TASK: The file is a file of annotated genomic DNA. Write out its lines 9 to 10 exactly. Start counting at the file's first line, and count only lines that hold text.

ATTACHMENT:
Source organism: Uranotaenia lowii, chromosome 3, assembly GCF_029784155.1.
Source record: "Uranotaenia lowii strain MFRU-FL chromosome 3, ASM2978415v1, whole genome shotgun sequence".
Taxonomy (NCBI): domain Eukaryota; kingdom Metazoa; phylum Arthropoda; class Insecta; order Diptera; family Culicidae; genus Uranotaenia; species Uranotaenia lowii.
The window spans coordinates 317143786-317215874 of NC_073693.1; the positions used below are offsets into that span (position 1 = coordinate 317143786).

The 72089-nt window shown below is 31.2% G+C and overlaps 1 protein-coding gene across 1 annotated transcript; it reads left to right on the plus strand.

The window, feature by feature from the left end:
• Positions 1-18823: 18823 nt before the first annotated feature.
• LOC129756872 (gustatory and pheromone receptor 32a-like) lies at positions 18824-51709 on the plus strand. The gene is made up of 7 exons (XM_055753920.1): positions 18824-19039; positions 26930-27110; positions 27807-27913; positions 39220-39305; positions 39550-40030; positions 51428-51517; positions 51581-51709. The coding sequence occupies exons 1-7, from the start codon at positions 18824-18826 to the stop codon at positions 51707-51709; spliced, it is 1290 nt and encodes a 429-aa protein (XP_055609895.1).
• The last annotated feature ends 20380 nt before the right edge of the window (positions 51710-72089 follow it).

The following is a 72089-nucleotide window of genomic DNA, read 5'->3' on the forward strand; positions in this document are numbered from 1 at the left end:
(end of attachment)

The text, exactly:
• The last annotated feature ends 20380 nt before the right edge of the window (positions 51710-72089 follow it).

The following is a 72089-nucleotide window of genomic DNA, read 5'->3' on the forward strand; positions in this document are numbered from 1 at the left end: